Once the canoes were dragged up the steep bank and secured to a tree, we prepared ourselves for a long walk through the swamps and – hopefully – to the more open plains. My rifle was slid into the holder of my Harkila Kervo rucksack to free up both arms. Spare cameras were handed out to Carlos and Miguel, to help David clamber through the trees. The heavy rains destroyed any chances of us successfully stalking any deer, as the noise of all our boots wading through thick mud could be heard miles away, so we decided to crack on and head for the more open ground.
After an hour, the thick trees were behind us, and all we could see was tall grass and open savannah to our left, but we had one fundamental problem – in the distance, the tightly-grazed open areas looked perfect for deer, but the wind had turned and now was blowing from behind us. We had successfully winded the whole area, and there was four miles of walking before we could reach the high ground.
After stalking for an hour, we soon realised that the best thing to do was to bail out and head to the farm for lunch and a rethink. With layers of clothing removed and stashed in our rucksacks, we tabbed on for two hours before arriving at the farm. After a healthy lunch and siesta we headed out again, but it was just one of those days when everything was against us. Yet again the wind had turned 180 degrees, making any further hunting a waste of time on the other side of the property. By 6pm it was time to head back, and we had to walk another three miles on a muddy track before finding the main road where, thankfully, Juan greeted us and took us back to our base some five miles away. Despite the lack of success, the adventure in the canoe and images of the capybara and birds will remain with me for many years. As a life coach would say, the journey is, very often, more important than the result. Hmmm, I’m not too sure that a hunter wholly agrees with that!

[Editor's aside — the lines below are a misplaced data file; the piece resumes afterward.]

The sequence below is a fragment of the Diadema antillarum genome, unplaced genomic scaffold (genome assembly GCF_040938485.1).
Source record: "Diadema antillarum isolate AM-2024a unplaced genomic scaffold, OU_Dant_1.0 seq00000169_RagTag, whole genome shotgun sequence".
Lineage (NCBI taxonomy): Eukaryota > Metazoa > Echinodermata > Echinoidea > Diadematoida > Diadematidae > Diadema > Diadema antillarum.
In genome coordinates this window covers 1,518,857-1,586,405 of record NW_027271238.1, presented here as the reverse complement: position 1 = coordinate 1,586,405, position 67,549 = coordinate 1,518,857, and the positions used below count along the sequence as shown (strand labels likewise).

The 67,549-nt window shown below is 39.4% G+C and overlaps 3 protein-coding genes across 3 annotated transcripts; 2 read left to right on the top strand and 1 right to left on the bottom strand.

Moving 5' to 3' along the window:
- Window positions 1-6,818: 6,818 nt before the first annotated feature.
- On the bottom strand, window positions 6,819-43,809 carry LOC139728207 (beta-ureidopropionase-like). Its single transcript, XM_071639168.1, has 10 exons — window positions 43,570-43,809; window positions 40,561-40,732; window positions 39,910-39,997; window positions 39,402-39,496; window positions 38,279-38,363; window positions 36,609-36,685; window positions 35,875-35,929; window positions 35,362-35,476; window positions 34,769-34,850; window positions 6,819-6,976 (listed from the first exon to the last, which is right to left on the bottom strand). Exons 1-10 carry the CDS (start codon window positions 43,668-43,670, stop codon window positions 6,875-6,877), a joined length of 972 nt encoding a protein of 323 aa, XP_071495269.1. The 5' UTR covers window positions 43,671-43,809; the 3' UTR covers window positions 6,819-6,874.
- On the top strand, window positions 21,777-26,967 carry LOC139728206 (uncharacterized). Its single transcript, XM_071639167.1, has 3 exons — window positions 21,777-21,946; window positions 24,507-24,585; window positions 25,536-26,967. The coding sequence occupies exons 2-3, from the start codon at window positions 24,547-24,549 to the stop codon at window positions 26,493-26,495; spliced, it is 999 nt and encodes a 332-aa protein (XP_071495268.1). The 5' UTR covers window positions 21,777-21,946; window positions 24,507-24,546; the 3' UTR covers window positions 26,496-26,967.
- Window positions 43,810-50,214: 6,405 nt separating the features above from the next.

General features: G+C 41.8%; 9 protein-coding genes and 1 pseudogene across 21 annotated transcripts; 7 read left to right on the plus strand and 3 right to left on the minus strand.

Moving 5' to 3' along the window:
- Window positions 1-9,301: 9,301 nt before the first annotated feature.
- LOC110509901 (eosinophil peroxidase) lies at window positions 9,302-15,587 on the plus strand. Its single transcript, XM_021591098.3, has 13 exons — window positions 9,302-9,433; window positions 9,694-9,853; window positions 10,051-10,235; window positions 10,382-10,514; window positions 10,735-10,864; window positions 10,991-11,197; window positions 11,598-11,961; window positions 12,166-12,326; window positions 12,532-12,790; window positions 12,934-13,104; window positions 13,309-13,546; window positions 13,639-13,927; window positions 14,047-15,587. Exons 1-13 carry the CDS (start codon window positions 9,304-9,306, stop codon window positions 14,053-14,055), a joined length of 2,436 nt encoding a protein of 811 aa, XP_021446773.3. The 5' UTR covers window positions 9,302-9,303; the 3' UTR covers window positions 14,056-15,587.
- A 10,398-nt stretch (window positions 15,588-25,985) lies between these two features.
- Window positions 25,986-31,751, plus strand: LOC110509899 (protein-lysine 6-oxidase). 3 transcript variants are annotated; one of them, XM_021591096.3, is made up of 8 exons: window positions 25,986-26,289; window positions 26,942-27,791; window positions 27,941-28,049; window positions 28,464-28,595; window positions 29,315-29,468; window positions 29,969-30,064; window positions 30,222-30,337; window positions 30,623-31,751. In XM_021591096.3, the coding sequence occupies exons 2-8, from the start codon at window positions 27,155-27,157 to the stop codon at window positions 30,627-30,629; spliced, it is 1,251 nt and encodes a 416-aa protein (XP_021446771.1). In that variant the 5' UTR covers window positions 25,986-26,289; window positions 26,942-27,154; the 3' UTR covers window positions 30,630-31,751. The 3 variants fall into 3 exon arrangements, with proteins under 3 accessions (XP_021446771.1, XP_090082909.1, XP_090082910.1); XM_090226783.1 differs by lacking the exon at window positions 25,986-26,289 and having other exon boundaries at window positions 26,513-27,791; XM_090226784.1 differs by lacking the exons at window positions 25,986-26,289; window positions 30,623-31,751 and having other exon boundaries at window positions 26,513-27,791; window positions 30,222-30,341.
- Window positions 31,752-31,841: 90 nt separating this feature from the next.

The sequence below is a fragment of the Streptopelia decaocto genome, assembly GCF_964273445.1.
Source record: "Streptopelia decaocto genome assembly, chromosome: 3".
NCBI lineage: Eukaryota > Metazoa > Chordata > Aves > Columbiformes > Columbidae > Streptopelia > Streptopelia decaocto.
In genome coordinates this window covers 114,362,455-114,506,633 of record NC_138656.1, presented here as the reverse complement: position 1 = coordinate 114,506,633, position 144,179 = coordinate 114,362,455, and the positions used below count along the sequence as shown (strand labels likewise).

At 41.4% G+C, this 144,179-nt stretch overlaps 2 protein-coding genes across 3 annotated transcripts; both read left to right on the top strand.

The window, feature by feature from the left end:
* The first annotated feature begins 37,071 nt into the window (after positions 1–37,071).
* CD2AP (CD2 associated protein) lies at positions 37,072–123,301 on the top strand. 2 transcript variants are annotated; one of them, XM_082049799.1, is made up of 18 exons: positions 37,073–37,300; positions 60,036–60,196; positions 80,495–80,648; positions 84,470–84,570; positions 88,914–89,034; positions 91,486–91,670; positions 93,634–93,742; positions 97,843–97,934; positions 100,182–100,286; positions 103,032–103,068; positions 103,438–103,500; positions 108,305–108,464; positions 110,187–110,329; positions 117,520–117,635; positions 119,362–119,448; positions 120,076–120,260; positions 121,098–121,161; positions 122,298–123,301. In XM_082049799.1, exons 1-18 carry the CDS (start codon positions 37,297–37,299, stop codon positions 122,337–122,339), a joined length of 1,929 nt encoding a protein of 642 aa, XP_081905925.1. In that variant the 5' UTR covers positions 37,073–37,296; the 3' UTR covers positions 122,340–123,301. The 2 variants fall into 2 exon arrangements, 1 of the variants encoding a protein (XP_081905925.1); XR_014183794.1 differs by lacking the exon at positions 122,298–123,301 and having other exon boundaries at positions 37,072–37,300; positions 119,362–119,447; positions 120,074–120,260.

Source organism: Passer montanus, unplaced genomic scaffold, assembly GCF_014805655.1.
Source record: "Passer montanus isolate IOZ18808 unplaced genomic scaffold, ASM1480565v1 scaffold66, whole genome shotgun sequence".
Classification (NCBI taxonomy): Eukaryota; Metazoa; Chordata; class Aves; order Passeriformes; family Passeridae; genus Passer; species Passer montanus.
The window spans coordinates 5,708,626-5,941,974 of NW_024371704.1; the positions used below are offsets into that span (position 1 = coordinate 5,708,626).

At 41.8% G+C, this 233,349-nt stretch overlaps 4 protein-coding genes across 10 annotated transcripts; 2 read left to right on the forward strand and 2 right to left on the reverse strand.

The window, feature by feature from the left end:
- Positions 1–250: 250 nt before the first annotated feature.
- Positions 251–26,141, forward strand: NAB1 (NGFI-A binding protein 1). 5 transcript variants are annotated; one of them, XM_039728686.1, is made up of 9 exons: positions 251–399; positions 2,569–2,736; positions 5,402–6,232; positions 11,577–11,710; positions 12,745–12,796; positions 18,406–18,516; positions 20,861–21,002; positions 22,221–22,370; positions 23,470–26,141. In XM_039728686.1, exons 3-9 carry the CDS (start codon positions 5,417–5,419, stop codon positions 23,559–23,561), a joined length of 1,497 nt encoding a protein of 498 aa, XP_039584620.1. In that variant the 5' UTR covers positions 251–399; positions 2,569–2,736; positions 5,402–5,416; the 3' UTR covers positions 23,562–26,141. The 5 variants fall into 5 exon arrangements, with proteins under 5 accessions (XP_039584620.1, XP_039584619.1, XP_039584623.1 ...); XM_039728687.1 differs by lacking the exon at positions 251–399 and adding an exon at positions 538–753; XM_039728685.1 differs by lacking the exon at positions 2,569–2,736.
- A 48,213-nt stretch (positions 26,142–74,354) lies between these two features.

The next day, the pressure was on as we needed to find these elusive axis deer – unsuccessful hunts do not make exciting films! A very early start ensured we were ready for another day’s stalk before the sun rose. This time a local guide, Pako, joined us and we headed back down to the wetlands that were covered in tall grass measuring over 6ft. Another memory that will stay with me for years is walking through this grass, sodden from the heavy dew, with the early sun rising behind us and the low yellow light streaming through the undergrowth.
Pako knew exactly where to go and, once again, wellington boots were our saviours as this plateau was still flooded from the recent heavy rains. On several occasions, Pako had to backtrack due to the deep water, and this was to be our eventual downfall. Our guide was trying to reach a secluded area of fresh grass and low trees where the large males normally congregate. By the time we arrived the wind was completely wrong, and we saw three monster stags running away from us in the far distance. While it was great to quickly see them, we knew they would clear the whole valley. We persevered for another two hours but it was all in vain. We had drawn another blank, so it was back to the farm again to recharge the batteries.
I must admit I enjoyed the Argentinian way of life. Up and about early and after lunch it is siesta time on the veranda hammocks until about three, before heading out again into a different part of this wild open expanse of wilderness.